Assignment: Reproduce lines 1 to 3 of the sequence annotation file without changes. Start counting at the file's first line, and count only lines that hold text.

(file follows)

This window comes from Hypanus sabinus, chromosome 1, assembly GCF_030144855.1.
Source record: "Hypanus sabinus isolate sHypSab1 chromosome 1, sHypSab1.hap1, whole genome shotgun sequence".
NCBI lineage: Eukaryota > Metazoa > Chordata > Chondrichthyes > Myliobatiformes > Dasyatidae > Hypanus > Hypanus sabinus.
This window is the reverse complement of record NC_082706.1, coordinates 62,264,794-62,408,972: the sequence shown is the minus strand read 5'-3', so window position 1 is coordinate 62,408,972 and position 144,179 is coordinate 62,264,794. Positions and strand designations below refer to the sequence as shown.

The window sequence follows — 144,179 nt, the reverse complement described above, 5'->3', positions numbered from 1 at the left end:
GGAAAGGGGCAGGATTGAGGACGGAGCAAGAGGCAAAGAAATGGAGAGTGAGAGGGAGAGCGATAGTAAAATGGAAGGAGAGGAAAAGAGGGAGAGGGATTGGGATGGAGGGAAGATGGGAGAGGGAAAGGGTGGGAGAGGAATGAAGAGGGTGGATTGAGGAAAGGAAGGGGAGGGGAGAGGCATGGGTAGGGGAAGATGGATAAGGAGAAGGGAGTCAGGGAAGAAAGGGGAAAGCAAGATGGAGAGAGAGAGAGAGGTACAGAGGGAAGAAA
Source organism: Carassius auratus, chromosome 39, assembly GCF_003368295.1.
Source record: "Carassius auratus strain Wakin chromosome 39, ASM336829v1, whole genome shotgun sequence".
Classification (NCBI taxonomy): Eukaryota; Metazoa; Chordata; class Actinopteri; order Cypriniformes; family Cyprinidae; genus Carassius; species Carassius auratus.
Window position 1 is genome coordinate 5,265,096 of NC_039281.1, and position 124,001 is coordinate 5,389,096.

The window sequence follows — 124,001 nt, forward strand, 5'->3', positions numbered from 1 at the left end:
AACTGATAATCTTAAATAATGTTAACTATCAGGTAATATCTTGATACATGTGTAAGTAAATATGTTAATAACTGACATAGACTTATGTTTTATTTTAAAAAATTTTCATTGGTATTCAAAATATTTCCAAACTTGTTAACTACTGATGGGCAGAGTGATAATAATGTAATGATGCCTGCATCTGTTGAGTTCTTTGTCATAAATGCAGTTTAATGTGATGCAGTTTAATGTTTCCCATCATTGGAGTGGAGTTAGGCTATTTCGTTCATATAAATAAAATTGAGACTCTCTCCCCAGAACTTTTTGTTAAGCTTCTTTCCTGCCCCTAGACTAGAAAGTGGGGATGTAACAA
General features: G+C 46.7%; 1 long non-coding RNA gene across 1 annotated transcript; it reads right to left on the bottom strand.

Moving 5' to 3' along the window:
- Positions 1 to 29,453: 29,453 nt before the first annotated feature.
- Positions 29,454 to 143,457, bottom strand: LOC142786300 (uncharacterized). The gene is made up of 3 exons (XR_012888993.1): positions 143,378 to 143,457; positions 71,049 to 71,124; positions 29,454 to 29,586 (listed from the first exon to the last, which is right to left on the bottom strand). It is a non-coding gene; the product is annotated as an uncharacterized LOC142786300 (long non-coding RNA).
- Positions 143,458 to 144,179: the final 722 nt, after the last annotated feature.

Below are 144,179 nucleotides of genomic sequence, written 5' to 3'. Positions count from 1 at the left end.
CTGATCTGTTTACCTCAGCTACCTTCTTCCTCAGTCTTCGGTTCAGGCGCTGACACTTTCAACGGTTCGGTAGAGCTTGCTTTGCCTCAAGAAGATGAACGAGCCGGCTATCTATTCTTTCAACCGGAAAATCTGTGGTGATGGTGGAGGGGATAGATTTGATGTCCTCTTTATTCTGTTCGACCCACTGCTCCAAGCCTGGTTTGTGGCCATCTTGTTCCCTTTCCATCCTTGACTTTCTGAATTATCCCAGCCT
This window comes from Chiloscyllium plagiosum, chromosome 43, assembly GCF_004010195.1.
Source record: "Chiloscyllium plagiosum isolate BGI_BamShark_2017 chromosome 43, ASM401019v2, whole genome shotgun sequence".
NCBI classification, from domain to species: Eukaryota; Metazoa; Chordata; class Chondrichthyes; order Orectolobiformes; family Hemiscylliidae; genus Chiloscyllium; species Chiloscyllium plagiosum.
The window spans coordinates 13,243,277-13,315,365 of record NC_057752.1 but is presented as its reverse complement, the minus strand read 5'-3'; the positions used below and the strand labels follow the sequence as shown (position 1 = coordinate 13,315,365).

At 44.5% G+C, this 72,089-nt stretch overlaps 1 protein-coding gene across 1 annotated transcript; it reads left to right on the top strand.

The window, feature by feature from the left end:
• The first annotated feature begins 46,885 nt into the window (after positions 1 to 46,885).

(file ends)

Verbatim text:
This window comes from Hypanus sabinus, chromosome 1, assembly GCF_030144855.1.
Source record: "Hypanus sabinus isolate sHypSab1 chromosome 1, sHypSab1.hap1, whole genome shotgun sequence".
NCBI lineage: Eukaryota > Metazoa > Chordata > Chondrichthyes > Myliobatiformes > Dasyatidae > Hypanus > Hypanus sabinus.